Remembering my friend Michael Jackson

OPINION -- The last time I met with Michael, we saw each other from across the room and he made a point of coming over to say "hello." Instead of greeting me

Luther Vandross was outed as gay after his death.

The last time I met with Michael, we saw each other from across the room and he made a point of coming over to say “hello.” Instead of greeting me with something like, “Al – it’s great to see you,” he instead simply grinned at me and said, “By the time I get to Phoenix!”

He related to me by remembering the 18-minute song that I produced with others for Isaac Hayes’ “Hot Buttered Soul” album.

Michael always had a great sense of humor and even more important, he had a great sense of love for all of his friends and family.

That, more than anything else, is what is important to remember about Michael Jackson — The ‘spirit of love’ was at the forefront of all of his thoughts and of everything he did.

In order to understand Michael Jackson, we must examine not just what he said, but what he did. When we do that, we see that it all was about love. While on earth, that ‘spirit of love’ manifested itself through him and influenced how he dealt with people, whether it was adults, children, musicians, producers, business associates, family, or friends.

Of course, because he arguably was the greatest entertainer of all time, he was always targeted by people who sought to bring him down to their level. I find it interesting how a person like Michael Jackson could envelope this planet with so much love while “contrary spirits” were determined to cause this man irreparable psychological and emotional distress. He did not deserve any of that, but I guess if there weren’t controversy, perhaps he wouldn’t have been as renowned and legendary as he is.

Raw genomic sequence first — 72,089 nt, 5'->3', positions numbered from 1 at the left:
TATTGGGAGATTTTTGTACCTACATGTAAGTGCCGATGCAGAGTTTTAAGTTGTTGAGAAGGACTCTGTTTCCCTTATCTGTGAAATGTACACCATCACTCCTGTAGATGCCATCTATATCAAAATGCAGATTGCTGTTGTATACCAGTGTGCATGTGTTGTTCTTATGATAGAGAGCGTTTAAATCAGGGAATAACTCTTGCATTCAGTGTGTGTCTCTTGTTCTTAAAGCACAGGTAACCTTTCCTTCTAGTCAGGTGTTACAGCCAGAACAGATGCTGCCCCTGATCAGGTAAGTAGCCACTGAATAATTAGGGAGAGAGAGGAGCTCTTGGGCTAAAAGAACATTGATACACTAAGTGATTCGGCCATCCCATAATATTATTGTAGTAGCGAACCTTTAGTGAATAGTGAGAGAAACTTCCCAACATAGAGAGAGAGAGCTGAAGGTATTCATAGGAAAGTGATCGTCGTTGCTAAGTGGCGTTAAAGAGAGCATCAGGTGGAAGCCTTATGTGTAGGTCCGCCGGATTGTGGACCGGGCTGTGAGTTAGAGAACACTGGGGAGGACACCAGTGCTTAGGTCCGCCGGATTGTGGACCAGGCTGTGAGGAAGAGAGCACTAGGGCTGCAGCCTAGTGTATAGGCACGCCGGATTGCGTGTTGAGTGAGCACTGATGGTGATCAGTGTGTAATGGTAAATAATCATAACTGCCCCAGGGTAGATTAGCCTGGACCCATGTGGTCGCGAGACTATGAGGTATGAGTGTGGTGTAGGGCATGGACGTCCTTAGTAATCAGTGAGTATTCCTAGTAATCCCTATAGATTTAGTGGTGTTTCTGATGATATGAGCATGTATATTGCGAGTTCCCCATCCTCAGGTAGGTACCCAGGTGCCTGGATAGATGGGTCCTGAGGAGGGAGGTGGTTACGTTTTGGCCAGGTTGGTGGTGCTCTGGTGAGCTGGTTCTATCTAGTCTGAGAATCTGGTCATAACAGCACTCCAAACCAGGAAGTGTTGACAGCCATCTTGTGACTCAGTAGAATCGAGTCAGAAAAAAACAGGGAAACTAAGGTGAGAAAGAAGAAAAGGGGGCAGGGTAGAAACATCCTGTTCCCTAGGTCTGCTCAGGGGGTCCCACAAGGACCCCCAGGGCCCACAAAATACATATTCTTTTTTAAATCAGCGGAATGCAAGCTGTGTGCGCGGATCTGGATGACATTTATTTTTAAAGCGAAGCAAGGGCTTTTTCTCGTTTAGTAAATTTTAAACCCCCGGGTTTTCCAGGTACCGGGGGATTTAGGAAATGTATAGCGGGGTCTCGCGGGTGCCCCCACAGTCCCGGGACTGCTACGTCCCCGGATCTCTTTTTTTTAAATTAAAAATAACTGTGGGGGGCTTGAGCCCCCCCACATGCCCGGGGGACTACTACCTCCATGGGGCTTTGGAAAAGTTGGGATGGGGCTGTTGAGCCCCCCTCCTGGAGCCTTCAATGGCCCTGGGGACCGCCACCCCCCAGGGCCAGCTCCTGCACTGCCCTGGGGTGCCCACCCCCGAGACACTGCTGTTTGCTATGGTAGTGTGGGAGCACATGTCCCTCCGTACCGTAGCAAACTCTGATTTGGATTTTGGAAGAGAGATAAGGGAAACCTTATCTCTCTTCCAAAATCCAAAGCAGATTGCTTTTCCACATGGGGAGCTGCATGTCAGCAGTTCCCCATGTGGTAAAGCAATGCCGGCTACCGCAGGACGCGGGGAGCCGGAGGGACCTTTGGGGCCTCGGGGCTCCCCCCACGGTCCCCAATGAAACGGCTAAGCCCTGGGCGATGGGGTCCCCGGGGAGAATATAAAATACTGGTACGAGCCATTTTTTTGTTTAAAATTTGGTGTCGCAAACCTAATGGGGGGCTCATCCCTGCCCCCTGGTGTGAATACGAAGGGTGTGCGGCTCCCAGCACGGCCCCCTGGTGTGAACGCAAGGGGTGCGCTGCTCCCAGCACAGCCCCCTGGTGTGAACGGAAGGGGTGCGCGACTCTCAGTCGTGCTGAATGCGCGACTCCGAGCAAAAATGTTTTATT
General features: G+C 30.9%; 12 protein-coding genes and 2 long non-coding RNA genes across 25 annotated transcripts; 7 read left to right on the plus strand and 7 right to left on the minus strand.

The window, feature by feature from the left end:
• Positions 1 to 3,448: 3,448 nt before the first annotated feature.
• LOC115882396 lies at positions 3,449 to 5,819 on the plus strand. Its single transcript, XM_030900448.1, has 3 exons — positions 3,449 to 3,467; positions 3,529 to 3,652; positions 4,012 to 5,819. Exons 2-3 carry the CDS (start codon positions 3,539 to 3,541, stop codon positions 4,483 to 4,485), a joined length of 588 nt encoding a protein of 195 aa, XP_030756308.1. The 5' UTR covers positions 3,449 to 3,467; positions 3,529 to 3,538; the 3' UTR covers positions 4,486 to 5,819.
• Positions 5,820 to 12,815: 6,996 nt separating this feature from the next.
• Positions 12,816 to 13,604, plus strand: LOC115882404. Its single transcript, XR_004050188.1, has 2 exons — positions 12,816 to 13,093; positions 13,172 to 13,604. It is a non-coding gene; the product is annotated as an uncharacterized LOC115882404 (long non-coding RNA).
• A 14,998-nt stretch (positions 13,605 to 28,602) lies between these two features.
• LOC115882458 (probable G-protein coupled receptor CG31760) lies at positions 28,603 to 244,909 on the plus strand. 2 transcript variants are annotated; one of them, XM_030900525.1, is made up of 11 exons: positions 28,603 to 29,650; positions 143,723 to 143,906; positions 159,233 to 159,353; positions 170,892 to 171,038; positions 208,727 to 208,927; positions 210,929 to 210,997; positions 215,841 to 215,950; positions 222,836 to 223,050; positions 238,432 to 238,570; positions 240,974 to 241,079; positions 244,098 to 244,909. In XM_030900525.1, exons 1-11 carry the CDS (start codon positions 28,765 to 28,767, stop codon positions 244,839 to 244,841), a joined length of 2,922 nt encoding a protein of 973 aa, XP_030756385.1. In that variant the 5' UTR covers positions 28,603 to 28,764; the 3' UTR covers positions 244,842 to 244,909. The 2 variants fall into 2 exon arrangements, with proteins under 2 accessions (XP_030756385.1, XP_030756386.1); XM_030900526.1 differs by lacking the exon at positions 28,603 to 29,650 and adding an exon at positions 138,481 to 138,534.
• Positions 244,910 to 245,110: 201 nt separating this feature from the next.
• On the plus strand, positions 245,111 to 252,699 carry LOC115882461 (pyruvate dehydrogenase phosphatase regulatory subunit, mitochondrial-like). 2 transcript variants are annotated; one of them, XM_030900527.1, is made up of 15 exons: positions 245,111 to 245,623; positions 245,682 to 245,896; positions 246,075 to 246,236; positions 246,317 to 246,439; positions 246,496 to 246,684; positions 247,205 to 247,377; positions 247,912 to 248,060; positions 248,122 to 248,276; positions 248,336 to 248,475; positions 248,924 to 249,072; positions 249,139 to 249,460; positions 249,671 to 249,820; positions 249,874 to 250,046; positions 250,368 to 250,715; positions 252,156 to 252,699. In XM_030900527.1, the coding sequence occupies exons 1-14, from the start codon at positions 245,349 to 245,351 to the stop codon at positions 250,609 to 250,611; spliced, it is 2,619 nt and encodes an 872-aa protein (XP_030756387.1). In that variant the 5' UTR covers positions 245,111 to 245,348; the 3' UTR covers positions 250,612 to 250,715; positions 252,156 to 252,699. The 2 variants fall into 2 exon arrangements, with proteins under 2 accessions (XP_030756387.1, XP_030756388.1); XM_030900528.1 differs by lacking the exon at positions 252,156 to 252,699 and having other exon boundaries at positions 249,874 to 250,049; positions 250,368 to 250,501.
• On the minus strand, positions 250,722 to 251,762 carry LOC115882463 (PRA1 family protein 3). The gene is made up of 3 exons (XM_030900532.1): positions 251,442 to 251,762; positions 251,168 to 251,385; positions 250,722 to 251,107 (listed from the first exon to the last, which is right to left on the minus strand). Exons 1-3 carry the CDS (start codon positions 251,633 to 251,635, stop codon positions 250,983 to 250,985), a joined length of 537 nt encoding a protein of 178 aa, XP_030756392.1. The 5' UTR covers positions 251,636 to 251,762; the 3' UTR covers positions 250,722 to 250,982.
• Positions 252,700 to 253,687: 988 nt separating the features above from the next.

I personally choose to remember the positive attributes of Michael, those things we all know to be true about him. For instance, Michael was an absolutely awesome athlete, for he was an indescribable dancer. I’m sure those people who danced with him, and the choreographers who worked with him, had never seen or worked with anyone like him before – or since.

He also was a student of the arts. He studied motion pictures, including the old silent movies and the old musicals. Everything he saw, everything he studied, influenced every step of his dance routines and the totality of his creative thought processes. He studied the great singers, dancers, and musicians, and was an appreciator of virtually all genres of music. He loved jazz, opera, soul, and gospel, and was particularly fond of and inspired by some of the truly great artists of our times, including James Brown, Jackie Wilson, and the penetrating soul of Isaac Hayes and Mavis Staples.

As an artistic leader within the recorded music industry, Michael Jackson always pushed the boundaries, innovating new sounds and images that had never before been heard or seen. When he created the “Thriller” phenomenon, he sought out one of the greatest creative and artistic arrangers of all time, Quincy Jones, to help him with the music and production. Then he went to director John Landis to co-write and direct the 14-minute video. Through this collaboration, he birthed his greatest audio and video work of art. The video has consistently been called the best music video of all time.

In an interview with Brian Monroe of Ebony/Jet magazine, Michael Jackson said, “You want what you create to live – whether it’s sculpture or painting or music.” He quoted Michelangelo by saying, “I know the creator will go, but his work survives.” That is why, Michael said, “I attempt to bind my soul to my work – that’s how I feel. I give my all to my work. I want it to just live.”

Two months ago ‘the spirit’ that existed in that carnal body we called Michael Jackson transitioned from this plane to the next. But Michael Jackson’s thoughts, his soul, and his spirit still live in his music, and thereby he lives through it – still among us.

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